Yian Xu at SPSP in Atlante (above), and Jessica Leffers at EPA in Philadelphia, March 2018.

Doctoral Students Yian Xu and Jessica Leffers both presented their work at major conferences this March.

Do people essentialize mental disorders? How does essentialist belief relate to causal understanding and treatment decisions in clinical contexts? Yian presented a poster entitled Essence of Mental Disorders? Intuitive Beliefs, Diagnosis, and Treatment Decisions, coauthored with undergraduate researcher Amanda Luken, Dr. Nancy Kim (and Dr. Coley) at the 2018 Annual Meeting of the Society for Personality and Social Psychology in Atlanta. Her preliminary findings suggest that essentialist thinking increases the tendency to view mental disorder symptoms as being caused by personality factors. Further, essentialist belief positively predicted need for treatment decision in anxiety cases. The next step of the project is to examine how culture and expertise shape essentialist thinking about mental disorders, and the consequences of essentialist thinking for clinical decision-making.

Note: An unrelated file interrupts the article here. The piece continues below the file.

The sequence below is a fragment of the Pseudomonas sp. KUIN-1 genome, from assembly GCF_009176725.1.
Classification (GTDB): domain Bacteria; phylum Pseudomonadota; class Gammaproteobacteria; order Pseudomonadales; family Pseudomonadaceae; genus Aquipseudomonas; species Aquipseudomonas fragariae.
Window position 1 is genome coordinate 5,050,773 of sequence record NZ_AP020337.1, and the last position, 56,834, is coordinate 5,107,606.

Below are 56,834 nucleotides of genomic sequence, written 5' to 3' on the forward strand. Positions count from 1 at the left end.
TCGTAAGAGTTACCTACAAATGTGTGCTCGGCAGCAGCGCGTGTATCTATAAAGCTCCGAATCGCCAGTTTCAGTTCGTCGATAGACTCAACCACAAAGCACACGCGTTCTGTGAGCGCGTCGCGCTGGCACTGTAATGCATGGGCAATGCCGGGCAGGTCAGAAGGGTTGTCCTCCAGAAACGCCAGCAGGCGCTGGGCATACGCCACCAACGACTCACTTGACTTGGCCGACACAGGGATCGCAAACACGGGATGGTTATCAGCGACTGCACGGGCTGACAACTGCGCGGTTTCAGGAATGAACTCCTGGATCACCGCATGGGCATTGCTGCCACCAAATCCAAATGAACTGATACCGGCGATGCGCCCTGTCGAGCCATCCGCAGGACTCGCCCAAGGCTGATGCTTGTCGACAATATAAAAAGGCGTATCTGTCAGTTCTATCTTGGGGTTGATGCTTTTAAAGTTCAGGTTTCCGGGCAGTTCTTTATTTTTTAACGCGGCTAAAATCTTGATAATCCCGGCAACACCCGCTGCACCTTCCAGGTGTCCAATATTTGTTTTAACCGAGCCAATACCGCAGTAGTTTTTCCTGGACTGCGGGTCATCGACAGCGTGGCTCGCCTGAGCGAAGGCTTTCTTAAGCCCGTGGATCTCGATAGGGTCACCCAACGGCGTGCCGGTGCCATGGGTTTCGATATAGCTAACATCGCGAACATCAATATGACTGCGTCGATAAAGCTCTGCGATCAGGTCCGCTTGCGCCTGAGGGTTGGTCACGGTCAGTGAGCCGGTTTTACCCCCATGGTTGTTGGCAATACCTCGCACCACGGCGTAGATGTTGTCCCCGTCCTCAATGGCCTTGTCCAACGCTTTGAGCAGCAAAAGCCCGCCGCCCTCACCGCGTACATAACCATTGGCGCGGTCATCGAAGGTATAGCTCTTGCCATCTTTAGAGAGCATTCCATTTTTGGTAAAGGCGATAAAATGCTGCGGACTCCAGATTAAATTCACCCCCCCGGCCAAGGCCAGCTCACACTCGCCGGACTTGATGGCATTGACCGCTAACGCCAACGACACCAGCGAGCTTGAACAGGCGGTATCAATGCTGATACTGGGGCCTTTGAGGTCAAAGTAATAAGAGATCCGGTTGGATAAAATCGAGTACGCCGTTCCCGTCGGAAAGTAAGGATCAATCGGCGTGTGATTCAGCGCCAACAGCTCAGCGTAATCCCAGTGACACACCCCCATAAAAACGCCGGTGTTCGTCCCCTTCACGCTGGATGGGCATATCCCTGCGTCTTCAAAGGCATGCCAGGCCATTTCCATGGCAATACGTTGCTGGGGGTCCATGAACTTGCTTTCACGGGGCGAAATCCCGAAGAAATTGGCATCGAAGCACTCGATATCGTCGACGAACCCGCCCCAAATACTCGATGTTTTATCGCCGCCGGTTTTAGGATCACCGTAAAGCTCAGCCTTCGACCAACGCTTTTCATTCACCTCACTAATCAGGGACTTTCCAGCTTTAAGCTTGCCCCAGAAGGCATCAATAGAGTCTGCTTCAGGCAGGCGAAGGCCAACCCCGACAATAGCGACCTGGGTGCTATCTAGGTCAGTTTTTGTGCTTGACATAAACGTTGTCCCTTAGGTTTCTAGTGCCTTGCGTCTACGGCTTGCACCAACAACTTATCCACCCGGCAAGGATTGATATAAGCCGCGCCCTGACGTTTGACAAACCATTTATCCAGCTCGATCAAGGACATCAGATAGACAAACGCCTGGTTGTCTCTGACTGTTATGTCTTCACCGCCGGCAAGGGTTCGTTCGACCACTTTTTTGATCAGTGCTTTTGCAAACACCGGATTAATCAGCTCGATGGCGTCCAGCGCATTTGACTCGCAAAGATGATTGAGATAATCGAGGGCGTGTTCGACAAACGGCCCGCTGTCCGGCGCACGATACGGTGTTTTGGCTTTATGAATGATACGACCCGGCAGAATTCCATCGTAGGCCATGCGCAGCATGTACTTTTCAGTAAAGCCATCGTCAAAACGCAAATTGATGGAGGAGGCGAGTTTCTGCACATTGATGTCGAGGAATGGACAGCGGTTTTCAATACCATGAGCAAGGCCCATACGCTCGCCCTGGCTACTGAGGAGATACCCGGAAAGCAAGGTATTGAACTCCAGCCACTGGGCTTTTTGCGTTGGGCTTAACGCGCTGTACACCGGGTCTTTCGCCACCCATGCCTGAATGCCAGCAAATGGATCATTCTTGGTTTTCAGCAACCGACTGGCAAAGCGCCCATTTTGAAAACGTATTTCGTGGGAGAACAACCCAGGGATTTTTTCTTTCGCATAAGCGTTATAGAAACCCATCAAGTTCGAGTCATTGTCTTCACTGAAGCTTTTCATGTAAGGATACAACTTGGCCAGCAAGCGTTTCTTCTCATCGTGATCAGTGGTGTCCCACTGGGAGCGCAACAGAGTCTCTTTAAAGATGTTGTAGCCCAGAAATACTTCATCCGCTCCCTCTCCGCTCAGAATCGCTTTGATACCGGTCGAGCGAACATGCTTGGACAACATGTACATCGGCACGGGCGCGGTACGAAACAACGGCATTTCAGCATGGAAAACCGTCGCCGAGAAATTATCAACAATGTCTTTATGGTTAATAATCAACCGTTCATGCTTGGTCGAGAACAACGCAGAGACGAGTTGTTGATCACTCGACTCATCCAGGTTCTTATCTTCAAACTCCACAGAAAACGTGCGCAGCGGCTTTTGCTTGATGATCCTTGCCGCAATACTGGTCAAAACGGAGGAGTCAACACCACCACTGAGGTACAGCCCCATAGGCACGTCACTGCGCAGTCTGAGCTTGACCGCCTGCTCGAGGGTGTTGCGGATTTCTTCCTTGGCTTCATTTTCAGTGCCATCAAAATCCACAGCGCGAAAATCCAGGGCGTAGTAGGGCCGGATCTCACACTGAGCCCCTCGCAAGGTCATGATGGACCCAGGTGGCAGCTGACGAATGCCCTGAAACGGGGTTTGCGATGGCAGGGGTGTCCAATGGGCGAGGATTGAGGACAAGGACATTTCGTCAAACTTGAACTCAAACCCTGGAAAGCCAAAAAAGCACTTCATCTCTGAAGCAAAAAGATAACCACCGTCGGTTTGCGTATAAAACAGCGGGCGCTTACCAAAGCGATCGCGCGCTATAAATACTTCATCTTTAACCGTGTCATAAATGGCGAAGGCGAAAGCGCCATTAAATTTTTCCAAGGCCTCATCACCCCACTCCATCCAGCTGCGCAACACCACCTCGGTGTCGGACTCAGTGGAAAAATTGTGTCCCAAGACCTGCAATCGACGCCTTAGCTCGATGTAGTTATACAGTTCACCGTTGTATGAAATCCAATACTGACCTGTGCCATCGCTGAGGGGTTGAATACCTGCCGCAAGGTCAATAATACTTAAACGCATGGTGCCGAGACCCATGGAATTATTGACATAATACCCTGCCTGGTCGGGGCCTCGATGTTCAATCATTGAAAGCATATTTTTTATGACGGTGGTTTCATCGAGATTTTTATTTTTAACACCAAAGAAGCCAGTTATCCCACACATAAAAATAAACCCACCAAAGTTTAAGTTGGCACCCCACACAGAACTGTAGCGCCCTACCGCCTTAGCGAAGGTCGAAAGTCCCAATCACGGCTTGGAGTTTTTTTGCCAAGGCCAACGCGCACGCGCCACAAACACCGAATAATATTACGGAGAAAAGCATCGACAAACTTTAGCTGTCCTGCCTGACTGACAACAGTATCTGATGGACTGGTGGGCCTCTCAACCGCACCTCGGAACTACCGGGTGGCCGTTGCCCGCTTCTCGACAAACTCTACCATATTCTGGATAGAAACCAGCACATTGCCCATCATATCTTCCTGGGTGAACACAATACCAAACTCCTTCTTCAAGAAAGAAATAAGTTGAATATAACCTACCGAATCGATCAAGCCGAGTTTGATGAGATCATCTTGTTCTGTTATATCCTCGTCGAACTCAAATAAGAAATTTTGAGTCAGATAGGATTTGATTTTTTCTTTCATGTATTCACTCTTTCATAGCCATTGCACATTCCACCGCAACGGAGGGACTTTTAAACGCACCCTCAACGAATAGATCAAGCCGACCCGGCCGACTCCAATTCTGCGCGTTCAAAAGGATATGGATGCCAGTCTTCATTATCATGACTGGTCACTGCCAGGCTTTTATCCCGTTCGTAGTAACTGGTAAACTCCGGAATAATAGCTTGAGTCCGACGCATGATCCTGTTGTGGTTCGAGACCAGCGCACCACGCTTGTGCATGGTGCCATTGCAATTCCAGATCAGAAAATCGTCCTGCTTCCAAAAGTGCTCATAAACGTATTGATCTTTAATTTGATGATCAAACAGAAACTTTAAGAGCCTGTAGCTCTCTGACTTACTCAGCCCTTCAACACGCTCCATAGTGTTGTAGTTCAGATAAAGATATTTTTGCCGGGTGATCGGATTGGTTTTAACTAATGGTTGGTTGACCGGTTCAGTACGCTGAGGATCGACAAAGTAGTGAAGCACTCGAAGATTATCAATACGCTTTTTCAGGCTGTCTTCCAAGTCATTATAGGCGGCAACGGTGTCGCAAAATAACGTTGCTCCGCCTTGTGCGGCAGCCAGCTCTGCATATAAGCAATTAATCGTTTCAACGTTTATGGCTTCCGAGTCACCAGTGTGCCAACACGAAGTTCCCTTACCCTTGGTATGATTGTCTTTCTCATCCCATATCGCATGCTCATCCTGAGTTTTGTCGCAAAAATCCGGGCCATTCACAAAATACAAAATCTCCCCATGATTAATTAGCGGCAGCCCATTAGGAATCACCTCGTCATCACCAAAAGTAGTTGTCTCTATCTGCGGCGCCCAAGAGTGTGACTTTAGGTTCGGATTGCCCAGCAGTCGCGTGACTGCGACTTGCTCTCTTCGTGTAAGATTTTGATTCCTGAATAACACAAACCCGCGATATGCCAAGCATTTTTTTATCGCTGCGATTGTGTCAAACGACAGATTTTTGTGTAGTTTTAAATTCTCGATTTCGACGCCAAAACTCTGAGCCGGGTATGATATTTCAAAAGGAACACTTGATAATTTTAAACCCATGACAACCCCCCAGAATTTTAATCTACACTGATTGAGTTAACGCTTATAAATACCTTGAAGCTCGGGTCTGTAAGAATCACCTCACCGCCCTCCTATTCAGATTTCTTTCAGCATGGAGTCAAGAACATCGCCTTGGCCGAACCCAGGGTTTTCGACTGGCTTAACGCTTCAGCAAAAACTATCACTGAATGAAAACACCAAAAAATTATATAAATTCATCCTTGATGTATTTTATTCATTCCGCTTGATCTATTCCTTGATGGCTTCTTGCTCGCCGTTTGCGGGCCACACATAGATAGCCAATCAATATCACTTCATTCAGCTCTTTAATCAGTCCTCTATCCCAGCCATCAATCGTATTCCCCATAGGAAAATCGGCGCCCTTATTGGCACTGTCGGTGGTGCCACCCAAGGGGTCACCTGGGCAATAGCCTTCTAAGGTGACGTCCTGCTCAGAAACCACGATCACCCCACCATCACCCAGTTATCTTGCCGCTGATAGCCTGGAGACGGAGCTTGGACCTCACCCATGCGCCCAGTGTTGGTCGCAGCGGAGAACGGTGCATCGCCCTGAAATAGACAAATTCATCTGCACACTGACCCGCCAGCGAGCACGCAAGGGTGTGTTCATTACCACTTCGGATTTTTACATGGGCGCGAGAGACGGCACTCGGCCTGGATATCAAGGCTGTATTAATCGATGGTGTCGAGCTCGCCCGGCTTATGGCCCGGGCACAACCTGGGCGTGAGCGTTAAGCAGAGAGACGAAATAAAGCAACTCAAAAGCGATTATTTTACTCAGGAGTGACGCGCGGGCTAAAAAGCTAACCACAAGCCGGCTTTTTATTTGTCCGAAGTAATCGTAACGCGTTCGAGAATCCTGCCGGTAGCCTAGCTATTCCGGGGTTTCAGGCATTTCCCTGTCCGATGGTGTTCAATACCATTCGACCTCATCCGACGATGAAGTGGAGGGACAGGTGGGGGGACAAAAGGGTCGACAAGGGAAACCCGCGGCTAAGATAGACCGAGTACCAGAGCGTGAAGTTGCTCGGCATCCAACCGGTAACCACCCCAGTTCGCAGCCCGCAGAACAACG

As students enter the science classroom, they bring their intuitive beliefs about the world with them. Jess presented a poster entitled Learning through the Intuitive Lens: Relations between Evolutionary Understanding and Intuitive Thinking in Undergraduates and 8th Graders, coauthored with undergraduate researchers Kaila Atkins, Angie Chan, Tory Govan, and Samantha Strella (and Dr. Coley) at the 2018 meeting of the Eastern Psychological Association in Philadelphia. This study explores how intuitive thinking affects learning biology concepts, and specifically, evolution. Results suggest that intuitive thinking was negatively associated with understanding evolution in 8th graders and undergraduates, but also facilitated some aspects of evolutionary knowledge in 8th graders. This research demonstrates the importance of considering, and perhaps even leveraging, intuitive understanding in science education.